By Justin Sondel
Niagara Gazette — It has become somewhat of a tradition over the years.
City lawmakers spend part of their time between afternoon agenda review sessions and evening meetings dining out at area restaurants.
Records on file with the city controller’s office show the bi-monthly meals are financed by Niagara Falls’ taxpayers. A sampling of recent bills submitted for reimbursement by council members show their meal-time choices range from dinner salads and bowls of soup costing a few dollars each to plates of shrimp penne and veal cutlet that are closer to the $20 range.
Records show at least four city lawmakers and two city attorneys continued enjoying meeting-day meals following last April’s council decision to impose a freeze on discretionary spending in all departments.
City lawmakers say the money they’ve spent on meals is modest relative to the city’s overall budget.
They also argue the meals aren’t out of line, considering the volume of work done on what amounts to a part-time salary.
“I think it’s a reasonable amount of money for 52 weeks of the year,” Councilman Sam Fruscione said.
Records show the council accumulated a $3,436 dinner tab during the spending freeze which lasted from April 2 through Dec. 31, 2012.
During the time period in question, the bulk of the meals involved current Council Chairman Glenn Choolokian and fellow council members Fruscione, Charles Walker and Robert Anderson Jr. as well as Corporation Counsel Craig Johnson and First Deputy Corporation Counsel Thomas O’Donnell. Some meetings have also included other invited guests, including, most recently, council legal advisor Mort Abramowitz.
Councilwoman Kristen Grandinetti attended them as well prior to the imposition of the spending freeze.
“I stopped going because we were putting a spending freeze on and we were eating dinner on the public’s dime,” Grandinetti said.
Council members who regularly attend the dinners noted that such meals have been covered by the city for years. They also suggested that because the meals are relatively low in cost they are not the type of items the council and Mayor Paul Dyster’s administration were looking to control through the spending freeze.
Choolokian argued that he and other lawmakers put in full-time hours despite only being paid $12,000. He described the Gazette’s questions about the meals as “nickel and diming.”
“It’s less than minimum wage,” he said. “I think that if we wanted to point fingers we could look at a lot of things the mayor is doing.”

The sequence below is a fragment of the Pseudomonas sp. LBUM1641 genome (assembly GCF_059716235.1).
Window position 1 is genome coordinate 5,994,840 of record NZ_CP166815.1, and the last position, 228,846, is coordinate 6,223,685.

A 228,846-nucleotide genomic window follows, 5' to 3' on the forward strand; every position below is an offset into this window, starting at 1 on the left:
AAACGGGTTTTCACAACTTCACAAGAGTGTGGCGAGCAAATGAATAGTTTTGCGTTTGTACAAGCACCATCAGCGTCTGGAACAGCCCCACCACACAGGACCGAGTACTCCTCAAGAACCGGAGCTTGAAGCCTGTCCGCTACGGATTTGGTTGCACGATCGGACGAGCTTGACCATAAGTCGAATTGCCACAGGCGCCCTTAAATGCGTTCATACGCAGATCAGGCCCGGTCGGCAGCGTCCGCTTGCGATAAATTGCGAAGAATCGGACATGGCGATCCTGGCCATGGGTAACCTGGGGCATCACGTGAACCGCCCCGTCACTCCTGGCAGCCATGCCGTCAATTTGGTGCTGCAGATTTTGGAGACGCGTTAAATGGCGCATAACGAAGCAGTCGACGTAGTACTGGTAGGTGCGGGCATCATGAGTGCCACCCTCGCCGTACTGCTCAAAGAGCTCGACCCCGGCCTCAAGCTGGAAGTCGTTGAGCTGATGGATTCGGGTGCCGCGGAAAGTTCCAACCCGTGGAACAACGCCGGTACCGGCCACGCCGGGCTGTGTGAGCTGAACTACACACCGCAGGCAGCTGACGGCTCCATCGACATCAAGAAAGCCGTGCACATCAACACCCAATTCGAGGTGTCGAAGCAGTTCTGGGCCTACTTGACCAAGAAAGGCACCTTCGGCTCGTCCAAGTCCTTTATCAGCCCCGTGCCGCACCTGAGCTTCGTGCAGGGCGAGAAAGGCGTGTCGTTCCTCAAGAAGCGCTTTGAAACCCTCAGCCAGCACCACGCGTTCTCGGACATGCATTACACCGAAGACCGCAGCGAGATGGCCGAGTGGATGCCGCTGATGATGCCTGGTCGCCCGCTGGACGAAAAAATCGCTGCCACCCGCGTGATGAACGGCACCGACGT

Anderson also bristled at questions about the council’s dining habits, saying there are other areas of the city budget that are far more pressing.
“It’s a joke,” he said. “You’re talking about chump change.”
Anderson also pointed to the council members’ part-time salary, saying that for the council to get a meal between sessions is a small perk for a very tough job.
“Eight grand is not a lot of money when you’re spending on gas and telephone bills,” Anderson said.
The council bought meals from three local restaurants last year, including the Como, Donatello’s Restaurant and the Waldorf Niagara, with the funds being spent out of the council’s budgeted line for “local meetings,” according to the financial records.
Fruscione said all council meals have occurred at restaurants in the Falls.
“It’s a good way to reinvest in locally owned businesses,” he argued.
Grandinetti said she didn’t want to “pick on” the other council members who continue to attend the dinners, but said she feels that giving up the perk is a gesture of leadership and the right thing to do under the financial circumstances facing the city.
“The best way to get people on board with a plan is to lead by example,” she said.
Fruscione claims Grandinetti still has other council members order take-out from the restaurant for her every once in a while. He suggested the real reason she stopped going to the dinners is more personal in nature.
“She doesn’t like us,” Fruscione said. “It’s as simple as that.”
SPENDING SERIES The Gazette is taking an in-depth look at the spending habits of top city officials. The final story in the series will appear in Friday's edition and focus on whether it's legal for a majority of council members to gather for dinner, unannounced, at area restaurants. Look for the entire four-part series online. WHAT'S FOR DINNER? Below is an example of the council's taxpayer-funded dining habits. The expenses in question were part of a $174 bill submitted by council members for reimbursement through the city following a meal at the Como restaurant between sessions of the Feb. 4 council meeting. The list of items purchased was as follows: • A fried calamari appetizer • A hot peppers appetizer • A bowl of soup • A dinner salad • A small broccoli parmesan • Two chicken parmesan entrees with extra mozzarella cheese • One veal cutlet entree with a side of fettuccini alfredo sauce • One shrimp platter entree with a side of fettuccini alfredo sauce • One penne vodka sauce entree with shrimp • Four coffees • A pitcher of soda • A $23 tip, roughly 15 percent